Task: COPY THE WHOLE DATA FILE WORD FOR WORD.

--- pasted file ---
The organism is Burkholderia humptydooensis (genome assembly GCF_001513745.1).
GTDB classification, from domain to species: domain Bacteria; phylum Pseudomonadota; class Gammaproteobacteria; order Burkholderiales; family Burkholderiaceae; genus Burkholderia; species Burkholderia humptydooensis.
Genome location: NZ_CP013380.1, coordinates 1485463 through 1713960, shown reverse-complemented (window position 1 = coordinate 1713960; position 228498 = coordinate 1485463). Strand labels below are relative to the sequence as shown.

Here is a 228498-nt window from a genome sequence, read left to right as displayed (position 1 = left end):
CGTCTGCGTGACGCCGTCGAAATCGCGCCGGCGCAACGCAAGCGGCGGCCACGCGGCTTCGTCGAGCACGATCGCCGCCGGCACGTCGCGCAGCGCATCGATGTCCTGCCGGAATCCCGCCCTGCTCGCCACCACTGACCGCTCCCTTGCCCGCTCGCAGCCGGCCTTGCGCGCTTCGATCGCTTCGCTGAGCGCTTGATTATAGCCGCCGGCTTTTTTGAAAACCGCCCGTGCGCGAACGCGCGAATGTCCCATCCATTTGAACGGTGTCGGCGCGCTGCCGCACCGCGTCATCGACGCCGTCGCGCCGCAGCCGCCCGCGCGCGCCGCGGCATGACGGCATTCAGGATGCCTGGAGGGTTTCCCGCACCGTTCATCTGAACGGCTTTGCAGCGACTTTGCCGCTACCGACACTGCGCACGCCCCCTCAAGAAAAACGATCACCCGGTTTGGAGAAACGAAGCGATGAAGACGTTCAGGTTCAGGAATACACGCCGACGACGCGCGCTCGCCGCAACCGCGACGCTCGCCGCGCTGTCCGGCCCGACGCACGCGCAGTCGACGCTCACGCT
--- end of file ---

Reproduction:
The organism is Burkholderia humptydooensis (genome assembly GCF_001513745.1).
GTDB classification, from domain to species: domain Bacteria; phylum Pseudomonadota; class Gammaproteobacteria; order Burkholderiales; family Burkholderiaceae; genus Burkholderia; species Burkholderia humptydooensis.
Genome location: NZ_CP013380.1, coordinates 1485463 through 1713960, shown reverse-complemented (window position 1 = coordinate 1713960; position 228498 = coordinate 1485463). Strand labels below are relative to the sequence as shown.

Here is a 228498-nt window from a genome sequence, read left to right as displayed (position 1 = left end):
CGTCTGCGTGACGCCGTCGAAATCGCGCCGGCGCAACGCAAGCGGCGGCCACGCGGCTTCGTCGAGCACGATCGCCGCCGGCACGTCGCGCAGCGCATCGATGTCCTGCCGGAATCCCGCCCTGCTCGCCACCACTGACCGCTCCCTTGCCCGCTCGCAGCCGGCCTTGCGCGCTTCGATCGCTTCGCTGAGCGCTTGATTATAGCCGCCGGCTTTTTTGAAAACCGCCCGTGCGCGAACGCGCGAATGTCCCATCCATTTGAACGGTGTCGGCGCGCTGCCGCACCGCGTCATCGACGCCGTCGCGCCGCAGCCGCCCGCGCGCGCCGCGGCATGACGGCATTCAGGATGCCTGGAGGGTTTCCCGCACCGTTCATCTGAACGGCTTTGCAGCGACTTTGCCGCTACCGACACTGCGCACGCCCCCTCAAGAAAAACGATCACCCGGTTTGGAGAAACGAAGCGATGAAGACGTTCAGGTTCAGGAATACACGCCGACGACGCGCGCTCGCCGCAACCGCGACGCTCGCCGCGCTGTCCGGCCCGACGCACGCGCAGTCGACGCTCACGCT